Monday, March 31st, 2014
A photgraph of the Clearwater Sloop by Rudy Lu

The Clearwater (photo by Rudy Lu)

Opening Thursday (April 3) at the Niche Gallery in Saratoga Springs is Hudson Celebration, an exhibition featuring fine art photography by Nippertown’s own Rudy Lu as well as artwork by Frances Gaffney, Patricia MacDonald, Matt Chinian and Kitty Trimarco.

The show is a benefit for the Hudson River Sloop Clearwater, an organization that works tirelessly to preserve the Hudson River and educate a new generation of environmental leaders.

The opening reception is slated for 5-8pm on Thursday (April 3). The show is up through April 30.

LIVE: Harriet Tubman & Cassandra Wilson Present Black Sun @ The Egg, 3/15/14

Friday, March 21st, 2014
Cassandra Wilson and JT Lewis

Cassandra Wilson and JT Lewis

Review by J Hunter
Photographs by Rudy Lu and Andrzej Pilarczyk

I think Cassandra Wilson may be about to record her first punk album.

Let me explain: While Wilson may be known as a jazz vocalist, the esteemed vocalist has never been one of those booming, big-band-backed standard shouters; more often than not, she goes the other way, preferring subtlety in both her vocals and in her background instrumentation. Even on past excursions into the blues of her native Mississippi, acoustic guitar was just as prevalent as electric.

But on Wilson’s latest visit to the Egg’s Swyer Theatre, the core members of a group called Harriet Tubman accompanied her. Check this band’s videos out on YouTube if you want a hair-raising experience – one completely in line with players whose resumes include out-there artists like Henry Threadgill, D.J. Logic, Living Colour and the Rollins Band. Tubman’s semi-free-form fusion is about as far from Wilson’s primary work product as Albany is from Alpha Centauri. But as bassist Melvin Gibbs told us in his introductory remarks, the “different kind of energy” Wilson & Tubman create together as Black Sun is what Wilson wanted when this partnership was formed.

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LIVE: Alexis P. Suter Band @ WAMC-FM’s The Linda, 3/7/14

Tuesday, March 18th, 2014
Alexis P. Suter

Alexis P. Suter

Review by J Hunter
Photographs by Rudy Lu

“The soundman said, ‘Can your voice go lower than mine?’” Alexis P. Suter told the totally rapt crowd at The Linda in Albany. Then she did something truly amazing: She lowered her voice! “I don’t know… Maybe?”

You have to understand: This Brooklyn-born blueswoman wields a bass/baritone that would send most opera singers scurrying into the nearest corner so they could cower better. You can’t compare Suter to contemporaries like Shemekia Copeland or Katie Webster, and even the late great Koko Taylor couldn’t match Suter’s lower range. The closest comparison would be to John Lee Hooker, another long-gone blues legend. But you pair up that range with the muscle-car power and unyielding control Suter puts behind her vocals, and the results are so unbelievably good, you just have to hold your head.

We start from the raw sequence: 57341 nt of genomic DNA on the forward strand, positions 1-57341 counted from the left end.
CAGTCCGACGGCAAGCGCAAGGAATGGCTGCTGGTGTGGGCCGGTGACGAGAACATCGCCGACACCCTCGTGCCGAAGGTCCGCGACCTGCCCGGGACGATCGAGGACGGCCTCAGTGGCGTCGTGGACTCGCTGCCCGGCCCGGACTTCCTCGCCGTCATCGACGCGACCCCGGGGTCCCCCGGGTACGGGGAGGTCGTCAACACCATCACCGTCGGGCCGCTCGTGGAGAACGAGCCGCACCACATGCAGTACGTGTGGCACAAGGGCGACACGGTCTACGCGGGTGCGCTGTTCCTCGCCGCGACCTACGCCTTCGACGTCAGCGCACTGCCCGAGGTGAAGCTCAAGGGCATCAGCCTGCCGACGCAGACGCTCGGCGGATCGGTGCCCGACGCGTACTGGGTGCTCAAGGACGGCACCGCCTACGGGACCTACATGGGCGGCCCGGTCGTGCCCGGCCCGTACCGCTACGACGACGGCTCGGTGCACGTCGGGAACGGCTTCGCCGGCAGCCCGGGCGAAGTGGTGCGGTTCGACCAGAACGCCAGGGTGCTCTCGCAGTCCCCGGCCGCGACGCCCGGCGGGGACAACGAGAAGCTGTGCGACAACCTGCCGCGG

With her big top hat and all-black Moshood Creations outfit, Suter resembled an executioner as she slowly stepped onstage after her band’s opening instrumental number. The temptation to say she slayed us with her towering version of “Didn’t It Rain” is way too huge, but the fact is that anyone who hadn’t been exposed to the combination of Suter’s singular vocals and her death-defying back-up band got nailed to the wall like a butterfly in an entomologist’s lab. I know my jaw was on the floor during Suter’s awesome re-telling of The Flood, and it stayed there for most of the first four numbers.

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LIVE: Line of Swords @ Proctors’ GE Theatre, 2/21/14

Monday, March 3rd, 2014
Line of Swords

Line of Swords

Review by J Hunter
Photographs by Rudy Lu

One look at Line of Swords’ personnel and you knew the first night of Proctors’ “Party Horns NYC” series was going to be next-level. What nobody could have expected was the near-relentless, utterly mind-blowing assault on both the ears and the senses of the audience. If these horns were playing a “party,” then somebody spiked the punch with a few tabs of Owsley’s finest.

It all started innocently (and curiously) enough when trombonist/leader Josh Roseman put his ‘bone to his mouth, obviously preparing to blow us away. Instead, we got lots of hiss, lots of air, and a faraway sound that might have been a horn. Roseman continued playing in the clear, bopping to the beat in his head, offering a meditation in breath as he filled the space with organic “static” that could have easily fit into a Radiohead tune. What wouldn’t have fit was the explosion of sound that finally came from guitarist Ben Monder and drummer Rudy Royston, with Monder ripping up his instrument’s bottom end, while Royston just ripped it up.

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LIVE: A Celebration of the Life & Legacy of Pete Seeger @ The Falcon, 2/22/14

Monday, February 24th, 2014
Bethany Yarrow and Happy Traum

Bethany Yarrow and Happy Traum

Review and photographs by Rudy Lu

The little Hudson Valley hamlet of Marlboro doubled in size last Saturday night (February 22), when the Falcon hosted “A Celebration of the Life & Legacy of Pete Seeger.” Performers and audience from near and far flocked to “the Village Vanguard” of the Hudson Valley to celebrate Pete Seeger’s life in song and joy. People parked as far away as a half mile away for the event.

Pete was there in spirit and voice. Recordings of Pete telling stories of his life and family – as recorded by producer/musician Jeff Haynes – were played in between songs.